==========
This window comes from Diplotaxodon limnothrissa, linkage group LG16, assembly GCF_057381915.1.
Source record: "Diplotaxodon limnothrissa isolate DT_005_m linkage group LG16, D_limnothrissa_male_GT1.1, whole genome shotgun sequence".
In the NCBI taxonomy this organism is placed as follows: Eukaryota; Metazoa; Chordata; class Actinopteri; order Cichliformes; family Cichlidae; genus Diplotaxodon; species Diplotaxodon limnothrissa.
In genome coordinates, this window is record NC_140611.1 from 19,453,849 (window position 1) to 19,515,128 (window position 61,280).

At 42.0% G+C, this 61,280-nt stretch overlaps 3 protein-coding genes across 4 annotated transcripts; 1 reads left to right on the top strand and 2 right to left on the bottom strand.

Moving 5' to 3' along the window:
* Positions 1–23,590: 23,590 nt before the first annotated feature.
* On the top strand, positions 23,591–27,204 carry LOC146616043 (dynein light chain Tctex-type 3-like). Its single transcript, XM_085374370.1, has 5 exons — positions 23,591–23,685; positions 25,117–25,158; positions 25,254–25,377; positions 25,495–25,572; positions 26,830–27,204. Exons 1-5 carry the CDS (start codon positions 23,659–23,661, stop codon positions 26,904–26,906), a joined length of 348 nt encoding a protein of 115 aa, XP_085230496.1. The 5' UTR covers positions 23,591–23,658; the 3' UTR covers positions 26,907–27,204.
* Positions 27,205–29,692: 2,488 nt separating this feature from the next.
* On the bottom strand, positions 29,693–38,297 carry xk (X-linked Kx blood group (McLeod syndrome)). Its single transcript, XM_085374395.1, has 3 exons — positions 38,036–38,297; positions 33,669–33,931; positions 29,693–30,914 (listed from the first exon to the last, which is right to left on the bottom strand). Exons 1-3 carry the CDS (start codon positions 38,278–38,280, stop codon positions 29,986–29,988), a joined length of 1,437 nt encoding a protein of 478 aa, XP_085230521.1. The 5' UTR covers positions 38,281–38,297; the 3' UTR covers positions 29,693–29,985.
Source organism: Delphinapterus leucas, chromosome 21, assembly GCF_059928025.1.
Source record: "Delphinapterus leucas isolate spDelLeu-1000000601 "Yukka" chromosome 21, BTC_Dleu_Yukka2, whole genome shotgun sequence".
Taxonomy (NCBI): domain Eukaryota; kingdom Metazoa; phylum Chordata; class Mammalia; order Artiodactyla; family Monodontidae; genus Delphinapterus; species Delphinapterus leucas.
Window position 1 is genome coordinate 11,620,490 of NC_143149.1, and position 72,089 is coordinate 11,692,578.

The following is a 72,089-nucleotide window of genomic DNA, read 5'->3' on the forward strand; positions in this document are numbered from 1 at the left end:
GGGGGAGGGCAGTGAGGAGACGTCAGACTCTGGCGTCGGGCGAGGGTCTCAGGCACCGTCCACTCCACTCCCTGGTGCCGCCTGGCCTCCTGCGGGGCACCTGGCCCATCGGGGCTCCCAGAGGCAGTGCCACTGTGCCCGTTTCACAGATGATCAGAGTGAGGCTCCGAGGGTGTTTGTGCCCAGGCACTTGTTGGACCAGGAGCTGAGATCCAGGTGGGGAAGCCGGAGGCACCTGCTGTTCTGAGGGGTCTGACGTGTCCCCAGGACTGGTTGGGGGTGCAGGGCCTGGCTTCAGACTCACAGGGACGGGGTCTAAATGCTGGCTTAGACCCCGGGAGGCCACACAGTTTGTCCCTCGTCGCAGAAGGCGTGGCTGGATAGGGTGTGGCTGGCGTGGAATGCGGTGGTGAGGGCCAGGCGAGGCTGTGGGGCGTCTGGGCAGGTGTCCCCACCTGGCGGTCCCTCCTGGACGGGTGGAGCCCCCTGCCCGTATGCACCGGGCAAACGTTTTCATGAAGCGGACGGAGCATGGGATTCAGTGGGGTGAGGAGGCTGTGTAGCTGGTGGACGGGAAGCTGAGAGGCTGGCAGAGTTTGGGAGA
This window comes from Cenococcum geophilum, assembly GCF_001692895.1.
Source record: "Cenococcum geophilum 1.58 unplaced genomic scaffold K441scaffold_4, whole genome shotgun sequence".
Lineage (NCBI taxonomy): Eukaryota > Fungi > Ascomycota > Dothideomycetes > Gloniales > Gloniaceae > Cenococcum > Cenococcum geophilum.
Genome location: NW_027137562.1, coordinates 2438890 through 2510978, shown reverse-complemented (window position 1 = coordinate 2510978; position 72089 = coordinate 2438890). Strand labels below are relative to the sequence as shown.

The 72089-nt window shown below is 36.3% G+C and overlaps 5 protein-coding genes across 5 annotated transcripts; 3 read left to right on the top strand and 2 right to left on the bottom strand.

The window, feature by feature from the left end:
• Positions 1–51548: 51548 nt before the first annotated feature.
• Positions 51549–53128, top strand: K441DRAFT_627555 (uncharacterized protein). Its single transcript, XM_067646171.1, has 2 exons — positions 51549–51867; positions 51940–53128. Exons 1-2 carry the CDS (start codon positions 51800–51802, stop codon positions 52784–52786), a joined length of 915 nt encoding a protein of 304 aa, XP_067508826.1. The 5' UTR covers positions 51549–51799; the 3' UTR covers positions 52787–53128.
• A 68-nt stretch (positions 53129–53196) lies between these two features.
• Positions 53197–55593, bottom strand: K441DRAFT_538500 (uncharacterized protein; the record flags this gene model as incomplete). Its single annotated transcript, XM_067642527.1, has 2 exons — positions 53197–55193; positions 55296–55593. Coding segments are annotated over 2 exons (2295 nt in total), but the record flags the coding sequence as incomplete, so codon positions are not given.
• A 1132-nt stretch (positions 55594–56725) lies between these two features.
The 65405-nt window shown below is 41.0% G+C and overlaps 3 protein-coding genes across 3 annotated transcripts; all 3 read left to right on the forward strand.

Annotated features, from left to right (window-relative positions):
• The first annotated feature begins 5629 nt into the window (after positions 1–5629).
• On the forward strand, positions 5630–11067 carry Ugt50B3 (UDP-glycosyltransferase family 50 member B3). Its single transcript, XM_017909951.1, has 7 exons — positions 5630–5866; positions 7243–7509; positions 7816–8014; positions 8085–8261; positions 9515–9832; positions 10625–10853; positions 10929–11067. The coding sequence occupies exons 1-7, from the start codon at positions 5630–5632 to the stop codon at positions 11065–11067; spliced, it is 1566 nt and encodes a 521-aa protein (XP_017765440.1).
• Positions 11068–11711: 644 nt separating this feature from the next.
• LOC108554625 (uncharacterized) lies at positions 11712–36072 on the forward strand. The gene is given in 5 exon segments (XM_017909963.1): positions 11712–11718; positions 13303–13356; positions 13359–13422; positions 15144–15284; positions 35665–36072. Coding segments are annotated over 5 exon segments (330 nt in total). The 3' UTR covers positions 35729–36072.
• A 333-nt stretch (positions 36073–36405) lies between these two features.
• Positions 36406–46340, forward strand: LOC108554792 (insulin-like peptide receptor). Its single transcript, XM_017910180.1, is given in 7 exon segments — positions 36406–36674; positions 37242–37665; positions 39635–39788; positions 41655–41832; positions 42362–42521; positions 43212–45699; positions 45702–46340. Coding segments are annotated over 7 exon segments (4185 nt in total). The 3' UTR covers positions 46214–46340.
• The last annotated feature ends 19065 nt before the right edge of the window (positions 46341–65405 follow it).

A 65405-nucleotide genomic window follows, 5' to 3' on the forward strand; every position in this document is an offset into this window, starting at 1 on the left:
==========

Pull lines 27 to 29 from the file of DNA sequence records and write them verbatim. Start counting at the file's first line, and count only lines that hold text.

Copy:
• A 1132-nt stretch (positions 55594–56725) lies between these two features.
The 65405-nt window shown below is 41.0% G+C and overlaps 3 protein-coding genes across 3 annotated transcripts; all 3 read left to right on the forward strand.

Annotated features, from left to right (window-relative positions):